Asthma

Asthma is a chronic lung disease characterised by reversible airflow obstruction with airway inflammation and hyperresponsiveness. Common symptoms, such as cough, chest tightness, shortness of breath and wheezing, are variable in severity and often non-specific [17]. Various studies, both in children and adults, showed that eNose technology can differentiate asthma patients from healthy controls with a good accuracy [18,19,20,21,22,23,24,25]. Two studies also demonstrated that breathprints of asthma patients were significantly different than breathprints of chronic obstructive pulmonary disease (COPD) patients [19, 26]. Interestingly, two studies reported better performance of eNose technology than conventional investigations (spirometry or an exhaled nitric oxide (FeNO) test) for detecting asthma. These studies were performed in patients with an established asthma diagnosis [21, 22]. Diagnostic performance further increased when eNose technology was combined with a FeNO test (accuracy 95.7%) [21]. Moreover, even after loss of control and reaching stable disease with oral corticosteroids (OCS) treatment eNose technology could differentiate asthma from healthy controls, while the diagnostic value of FeNO decreased. In the same study, breathprint significantly predicted response to subsequent OCS treatment, while sputum eosinophils, FeNO values and, hyperresponsiveness did not [22].

The existence of multiple asthma pheno- and endotypes with different underlying pathophysiological mechanisms is increasingly acknowledged [27]. In recent years, many eNose studies have attempted to identify different clusters of asthma patients, using both supervised and unsupervised methods [28,29,30,31]. For example, supervised clustering for eosinophilic, neutrophilic and paucigranulocytic phenotypes revealed significant differences in breathprints between groups [30]. One study identified three clusters using unsupervised breathprint analysis in a group of severe asthmatic patients, corresponding with different inflammatory profiles. During follow-up, 30 of 51 patients migrated to another cluster; migration was associated with changes in sputum eosinophil count [31]. Two other longitudinal studies showed changes in breathprint when asthma control was lost after withdrawal of corticosteroids in previously stable asthma patients, and also after recovery [22, 32]. A pilot study, in which bronchoconstriction was induced in stable asthma patients, found that changes in airway calibre did not alter breathprints. Moreover, breathprints remained stable during the day in individual patients [20]. This implies that inflammatory processes and not (acute) airway obstruction influence breathprints. Overall, these findings suggest that eNose technology is a promising tool for phenotyping and monitoring asthmatics. Longer follow-up studies are required to examine whether cluster-migration or change in breathprint are also related to actual clinical course.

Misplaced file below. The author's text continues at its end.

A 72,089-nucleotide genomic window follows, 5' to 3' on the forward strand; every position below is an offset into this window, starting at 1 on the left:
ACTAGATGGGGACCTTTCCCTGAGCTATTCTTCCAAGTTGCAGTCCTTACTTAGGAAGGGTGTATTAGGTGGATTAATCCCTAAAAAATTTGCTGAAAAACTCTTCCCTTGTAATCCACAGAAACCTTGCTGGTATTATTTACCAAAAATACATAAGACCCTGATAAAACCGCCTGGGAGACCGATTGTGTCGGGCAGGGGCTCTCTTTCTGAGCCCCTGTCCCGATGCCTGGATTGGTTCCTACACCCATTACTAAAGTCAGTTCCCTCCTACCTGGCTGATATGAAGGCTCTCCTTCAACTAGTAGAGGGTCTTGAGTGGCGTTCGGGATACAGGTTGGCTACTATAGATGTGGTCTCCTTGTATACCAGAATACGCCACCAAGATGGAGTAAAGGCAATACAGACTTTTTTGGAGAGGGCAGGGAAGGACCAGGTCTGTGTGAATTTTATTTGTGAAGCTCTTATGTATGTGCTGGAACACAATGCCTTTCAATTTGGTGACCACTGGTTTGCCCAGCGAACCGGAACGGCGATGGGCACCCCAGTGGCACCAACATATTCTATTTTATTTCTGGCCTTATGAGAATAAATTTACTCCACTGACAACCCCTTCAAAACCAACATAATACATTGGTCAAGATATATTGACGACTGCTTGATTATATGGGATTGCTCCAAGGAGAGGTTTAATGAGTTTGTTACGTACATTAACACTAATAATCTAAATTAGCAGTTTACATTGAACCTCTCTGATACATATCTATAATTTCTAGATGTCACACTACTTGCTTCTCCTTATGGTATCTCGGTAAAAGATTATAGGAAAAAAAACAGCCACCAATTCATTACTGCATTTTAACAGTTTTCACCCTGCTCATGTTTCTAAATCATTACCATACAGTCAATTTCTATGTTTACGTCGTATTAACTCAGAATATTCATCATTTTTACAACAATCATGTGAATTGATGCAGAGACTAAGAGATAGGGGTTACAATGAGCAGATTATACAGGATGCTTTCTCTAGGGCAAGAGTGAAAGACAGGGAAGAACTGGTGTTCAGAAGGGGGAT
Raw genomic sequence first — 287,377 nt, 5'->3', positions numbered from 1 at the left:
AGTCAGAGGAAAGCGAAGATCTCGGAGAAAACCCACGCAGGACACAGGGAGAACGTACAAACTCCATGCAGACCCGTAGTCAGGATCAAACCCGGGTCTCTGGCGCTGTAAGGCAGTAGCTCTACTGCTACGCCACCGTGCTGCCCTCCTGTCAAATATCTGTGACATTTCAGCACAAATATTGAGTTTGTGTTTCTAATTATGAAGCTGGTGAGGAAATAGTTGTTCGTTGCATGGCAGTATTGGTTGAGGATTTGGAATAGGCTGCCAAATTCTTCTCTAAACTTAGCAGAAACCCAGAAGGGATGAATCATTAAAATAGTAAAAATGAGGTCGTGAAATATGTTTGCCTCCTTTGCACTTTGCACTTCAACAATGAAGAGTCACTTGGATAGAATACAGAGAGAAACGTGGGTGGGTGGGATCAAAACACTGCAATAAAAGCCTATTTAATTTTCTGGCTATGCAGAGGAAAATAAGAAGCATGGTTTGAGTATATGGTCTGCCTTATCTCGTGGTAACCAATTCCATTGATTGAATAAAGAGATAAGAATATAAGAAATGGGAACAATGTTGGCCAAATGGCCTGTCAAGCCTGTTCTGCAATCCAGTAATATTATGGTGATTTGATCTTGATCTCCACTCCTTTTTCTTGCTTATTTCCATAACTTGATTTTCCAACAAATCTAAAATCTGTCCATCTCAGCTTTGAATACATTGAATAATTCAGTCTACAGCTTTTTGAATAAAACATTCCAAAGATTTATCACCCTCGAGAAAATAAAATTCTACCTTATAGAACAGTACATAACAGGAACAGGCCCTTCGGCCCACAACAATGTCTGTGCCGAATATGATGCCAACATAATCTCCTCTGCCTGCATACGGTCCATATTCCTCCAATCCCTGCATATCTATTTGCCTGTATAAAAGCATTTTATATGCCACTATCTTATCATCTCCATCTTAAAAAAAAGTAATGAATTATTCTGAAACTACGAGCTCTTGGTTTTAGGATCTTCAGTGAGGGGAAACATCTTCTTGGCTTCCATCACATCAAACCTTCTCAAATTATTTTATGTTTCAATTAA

A currently ongoing study is evaluating whether eNose technology can be used to predict response to monoclonal antibody therapy (NCT03988790).

Paediatric asthma

In general, the diagnosis of asthma in children is challenging. Lung function tests are often difficult to perform and do not always provide a diagnosis. Interestingly, a study in 45 children demonstrated that eNose measurements were fairly well repeatable, both in healthy and asthmatic participants [33].

Moreover, two studies showed that eNose technology distinguishes children with asthma from healthy controls [23, 25, 34]. An eNose seemed to be more accurate for diagnosing asthma than spirometry with bronchodilation only [34]. Also, uncontrolled asthma could be differentiated from controlled asthma and healthy controls [25]. Furthermore, eNose technology accurately distinguished children with persistent asthma from healthy controls, but not the ones with intermittent asthma [34]. This was possibly due to more airway inflammation reflected in the breathprints of persistent asthmatics. Hence, eNose technology could potentially facilitate easier and earlier diagnosis of asthma in children, and guide therapy in clinical practice. However, large validation studies focusing on diagnosing asthma in children are currently lacking.

COPD

Although COPD is one of the major causes of death worldwide, epidemiological studies indicate that it remains largely underdiagnosed [35]. COPD is a complex, heterogeneous disease with several phenotypes, which can overlap with asthma and pulmonary infections, among others. Furthermore, the diagnosis is delayed in patients whose symptoms are attributed to (undiagnosed) heart failure [36]. Hence, there is an unmet clinical need for accurate timely diagnosis. Also better disease course prediction and therapy guidance is warranted.